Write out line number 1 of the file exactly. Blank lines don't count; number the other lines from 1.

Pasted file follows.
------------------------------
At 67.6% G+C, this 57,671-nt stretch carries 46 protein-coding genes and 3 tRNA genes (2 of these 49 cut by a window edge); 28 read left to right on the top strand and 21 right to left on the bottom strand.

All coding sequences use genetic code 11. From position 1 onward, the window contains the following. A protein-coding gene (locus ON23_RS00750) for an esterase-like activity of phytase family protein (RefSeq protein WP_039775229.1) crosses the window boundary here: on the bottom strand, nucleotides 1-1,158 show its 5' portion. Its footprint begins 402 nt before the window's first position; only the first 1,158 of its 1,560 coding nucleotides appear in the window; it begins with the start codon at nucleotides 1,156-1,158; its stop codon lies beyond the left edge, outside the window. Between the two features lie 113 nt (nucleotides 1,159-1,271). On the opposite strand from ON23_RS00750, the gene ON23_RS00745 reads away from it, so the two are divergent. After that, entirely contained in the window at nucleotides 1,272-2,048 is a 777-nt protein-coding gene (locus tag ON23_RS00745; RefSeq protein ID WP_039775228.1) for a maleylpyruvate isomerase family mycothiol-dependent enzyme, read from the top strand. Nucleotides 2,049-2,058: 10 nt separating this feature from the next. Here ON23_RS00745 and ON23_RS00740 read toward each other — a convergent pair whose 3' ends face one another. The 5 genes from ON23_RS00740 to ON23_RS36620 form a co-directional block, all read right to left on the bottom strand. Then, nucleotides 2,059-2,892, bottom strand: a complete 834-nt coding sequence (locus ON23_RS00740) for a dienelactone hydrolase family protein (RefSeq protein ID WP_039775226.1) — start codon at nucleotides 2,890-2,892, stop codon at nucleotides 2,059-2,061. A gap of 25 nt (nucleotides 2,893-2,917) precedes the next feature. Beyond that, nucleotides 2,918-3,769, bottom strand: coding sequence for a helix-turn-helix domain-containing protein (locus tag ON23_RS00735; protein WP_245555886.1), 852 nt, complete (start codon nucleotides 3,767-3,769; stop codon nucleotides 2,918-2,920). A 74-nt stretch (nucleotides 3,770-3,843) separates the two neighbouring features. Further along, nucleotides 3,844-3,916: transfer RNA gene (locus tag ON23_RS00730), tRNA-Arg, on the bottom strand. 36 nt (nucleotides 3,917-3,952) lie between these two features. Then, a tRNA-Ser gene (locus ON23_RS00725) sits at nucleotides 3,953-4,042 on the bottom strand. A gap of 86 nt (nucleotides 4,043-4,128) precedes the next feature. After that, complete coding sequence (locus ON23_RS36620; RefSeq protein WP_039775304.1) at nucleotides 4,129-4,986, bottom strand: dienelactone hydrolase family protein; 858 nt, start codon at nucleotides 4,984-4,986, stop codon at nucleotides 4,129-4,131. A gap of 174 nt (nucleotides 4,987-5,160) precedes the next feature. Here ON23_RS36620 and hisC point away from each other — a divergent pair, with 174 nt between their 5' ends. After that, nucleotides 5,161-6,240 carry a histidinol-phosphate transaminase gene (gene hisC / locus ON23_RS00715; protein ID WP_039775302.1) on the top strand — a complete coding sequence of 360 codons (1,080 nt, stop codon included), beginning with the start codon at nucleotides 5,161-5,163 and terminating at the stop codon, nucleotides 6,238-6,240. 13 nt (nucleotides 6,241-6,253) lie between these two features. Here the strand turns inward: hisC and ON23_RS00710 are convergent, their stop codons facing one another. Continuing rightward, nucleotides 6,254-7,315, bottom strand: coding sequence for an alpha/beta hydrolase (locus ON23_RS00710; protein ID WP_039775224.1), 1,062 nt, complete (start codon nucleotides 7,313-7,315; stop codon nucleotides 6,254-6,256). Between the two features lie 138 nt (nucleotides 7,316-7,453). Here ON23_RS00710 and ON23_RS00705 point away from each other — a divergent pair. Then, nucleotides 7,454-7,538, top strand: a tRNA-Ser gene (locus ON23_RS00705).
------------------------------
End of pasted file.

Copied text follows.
At 67.6% G+C, this 57,671-nt stretch carries 46 protein-coding genes and 3 tRNA genes (2 of these 49 cut by a window edge); 28 read left to right on the top strand and 21 right to left on the bottom strand.